How to get ready
for a Home Inspection? So, you have a contract on your home, and the buyer wants to have a home inspection. How do you get ready for a home inspection? Don’t panic, instead prepare for the inspection. Here are some steps you can take to make your inspection go smooth.
Leave for a home inspection.
Most realtors recommend the seller-renter-occupant not be present during the inspection. This is a courtesy to the buyer, allowing them to discuss any issues found with the inspector freely. A detailed home inspection will take 3 to 4 hours on a standard size home; please allow at least this or more.
Please have dogs and cats in their kennel or removed. Pet containment will prevent them from escaping out of an open door. This will protect your pets and everyone involved.
Make sure all attic and crawl space entry points are accessible. One of the most frustrating things home inspectors complain about is lack of access. The inspector will need to be able to enter the crawl space and attic entry.
Entry points are often blocked by piles of clothes and boxes, sometimes to the point that they cannot even be located. Cars, boats, shelving, and boxes left in garages under attic scuttle holes and pull-down ladders are incredibly frustrating.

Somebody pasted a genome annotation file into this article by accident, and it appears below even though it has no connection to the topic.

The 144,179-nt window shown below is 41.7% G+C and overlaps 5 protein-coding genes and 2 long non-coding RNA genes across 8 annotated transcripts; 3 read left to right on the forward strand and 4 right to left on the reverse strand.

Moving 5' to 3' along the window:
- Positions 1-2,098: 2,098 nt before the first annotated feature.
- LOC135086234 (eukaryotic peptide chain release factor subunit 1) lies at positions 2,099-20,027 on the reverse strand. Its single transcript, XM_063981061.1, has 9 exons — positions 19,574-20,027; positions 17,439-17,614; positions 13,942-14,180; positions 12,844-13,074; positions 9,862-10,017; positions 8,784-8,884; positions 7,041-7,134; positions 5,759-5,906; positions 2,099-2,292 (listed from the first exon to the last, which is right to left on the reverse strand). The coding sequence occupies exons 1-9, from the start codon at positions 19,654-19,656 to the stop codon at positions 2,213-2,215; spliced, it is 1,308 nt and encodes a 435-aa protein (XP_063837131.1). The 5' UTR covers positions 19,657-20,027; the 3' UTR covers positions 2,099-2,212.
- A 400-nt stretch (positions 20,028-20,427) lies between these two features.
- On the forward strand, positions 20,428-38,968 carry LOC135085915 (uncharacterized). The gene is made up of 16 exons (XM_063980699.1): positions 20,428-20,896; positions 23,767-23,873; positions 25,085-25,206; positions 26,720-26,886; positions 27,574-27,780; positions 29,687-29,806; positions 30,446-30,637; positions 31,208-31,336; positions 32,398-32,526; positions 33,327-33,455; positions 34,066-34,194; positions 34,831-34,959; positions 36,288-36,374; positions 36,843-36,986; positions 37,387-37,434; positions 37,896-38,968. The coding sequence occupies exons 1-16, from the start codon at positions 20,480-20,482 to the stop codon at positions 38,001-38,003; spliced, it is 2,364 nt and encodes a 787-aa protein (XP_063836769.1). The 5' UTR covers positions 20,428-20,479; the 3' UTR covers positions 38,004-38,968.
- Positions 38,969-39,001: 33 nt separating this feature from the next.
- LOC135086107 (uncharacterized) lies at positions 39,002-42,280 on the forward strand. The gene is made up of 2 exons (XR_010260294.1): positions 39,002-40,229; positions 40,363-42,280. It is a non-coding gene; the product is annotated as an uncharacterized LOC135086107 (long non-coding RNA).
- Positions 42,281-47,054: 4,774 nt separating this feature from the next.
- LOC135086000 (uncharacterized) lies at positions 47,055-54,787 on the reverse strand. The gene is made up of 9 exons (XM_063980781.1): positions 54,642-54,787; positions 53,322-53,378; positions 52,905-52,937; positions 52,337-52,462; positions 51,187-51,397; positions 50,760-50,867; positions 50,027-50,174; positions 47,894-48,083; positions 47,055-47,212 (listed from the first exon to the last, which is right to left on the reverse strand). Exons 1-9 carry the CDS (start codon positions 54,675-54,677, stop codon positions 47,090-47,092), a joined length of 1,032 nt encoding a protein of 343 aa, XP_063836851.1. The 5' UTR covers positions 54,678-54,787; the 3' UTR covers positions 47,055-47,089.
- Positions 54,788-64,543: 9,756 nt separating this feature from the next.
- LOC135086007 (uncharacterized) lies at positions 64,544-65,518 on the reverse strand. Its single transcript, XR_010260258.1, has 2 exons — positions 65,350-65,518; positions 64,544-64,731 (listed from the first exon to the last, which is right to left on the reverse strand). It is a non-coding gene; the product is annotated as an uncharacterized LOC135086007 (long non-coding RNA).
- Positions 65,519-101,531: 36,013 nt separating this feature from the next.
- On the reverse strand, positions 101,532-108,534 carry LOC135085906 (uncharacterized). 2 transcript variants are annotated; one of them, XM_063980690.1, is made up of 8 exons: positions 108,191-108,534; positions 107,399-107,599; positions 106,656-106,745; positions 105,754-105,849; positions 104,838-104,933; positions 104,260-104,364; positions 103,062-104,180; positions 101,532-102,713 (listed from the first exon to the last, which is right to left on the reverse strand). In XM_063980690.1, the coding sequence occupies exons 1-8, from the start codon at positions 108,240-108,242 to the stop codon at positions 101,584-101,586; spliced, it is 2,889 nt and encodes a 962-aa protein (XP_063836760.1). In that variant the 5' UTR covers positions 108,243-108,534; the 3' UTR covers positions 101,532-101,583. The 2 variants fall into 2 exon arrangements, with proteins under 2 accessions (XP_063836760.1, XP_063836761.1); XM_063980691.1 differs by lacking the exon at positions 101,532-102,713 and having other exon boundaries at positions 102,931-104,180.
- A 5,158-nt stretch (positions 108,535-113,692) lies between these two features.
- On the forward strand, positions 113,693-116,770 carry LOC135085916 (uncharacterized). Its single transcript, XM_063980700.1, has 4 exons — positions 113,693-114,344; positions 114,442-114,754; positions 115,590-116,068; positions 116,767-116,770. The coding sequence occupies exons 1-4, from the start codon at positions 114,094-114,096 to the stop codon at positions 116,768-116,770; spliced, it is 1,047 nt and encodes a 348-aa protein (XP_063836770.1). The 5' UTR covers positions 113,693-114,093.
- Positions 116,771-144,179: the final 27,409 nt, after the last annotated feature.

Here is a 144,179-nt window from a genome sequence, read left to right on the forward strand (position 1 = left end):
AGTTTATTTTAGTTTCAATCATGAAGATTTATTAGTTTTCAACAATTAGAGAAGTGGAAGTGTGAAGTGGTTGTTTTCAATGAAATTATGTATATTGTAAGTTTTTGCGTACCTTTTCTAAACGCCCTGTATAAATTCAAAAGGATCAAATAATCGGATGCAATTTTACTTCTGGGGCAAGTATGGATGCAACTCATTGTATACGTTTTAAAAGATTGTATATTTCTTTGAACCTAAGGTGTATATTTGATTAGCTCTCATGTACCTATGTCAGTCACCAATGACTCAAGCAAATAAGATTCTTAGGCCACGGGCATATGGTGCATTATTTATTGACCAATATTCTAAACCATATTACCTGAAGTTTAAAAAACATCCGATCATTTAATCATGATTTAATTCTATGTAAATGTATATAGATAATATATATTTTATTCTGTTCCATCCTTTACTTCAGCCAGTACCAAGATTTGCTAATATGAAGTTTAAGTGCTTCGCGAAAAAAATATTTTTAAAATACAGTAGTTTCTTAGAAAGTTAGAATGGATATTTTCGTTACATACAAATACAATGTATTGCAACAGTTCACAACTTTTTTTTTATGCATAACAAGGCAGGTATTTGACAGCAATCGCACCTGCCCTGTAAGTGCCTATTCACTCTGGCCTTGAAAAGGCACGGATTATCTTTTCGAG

Locked gates, outbuildings, and detached garages cannot be properly inspected and may require a return trip, often at the seller’s expense. Avoid this simple error by leaving a key or garage door remote readily available for the home inspector. (usually the kitchen counter)
Pick up clutter. Your inspector will run water in all sinks, showers, and bathtubs. It is essential to have these areas free of dishes and toys and ready for the water.
Make sure pilot lights for stoves, water heaters, furnaces, gas fireplaces, and space heaters are on and working correctly. If the fireplace is remotely controlled, leave the remote where it can be easily located. (usually on the mantel)
Leave room to work
Leave room to work. Your inspector will need to remove access panels for furnaces, water heaters, and electrical panel(s). There should be a minimum of 30 inches on both sides and to the front if possible.
Although not necessary it is helpful sometimes if you have paperwork to verify major repair or remodeling work. The age of items like a new roof or basement waterproofing is more reliable when supported by a written contract or other documentation.
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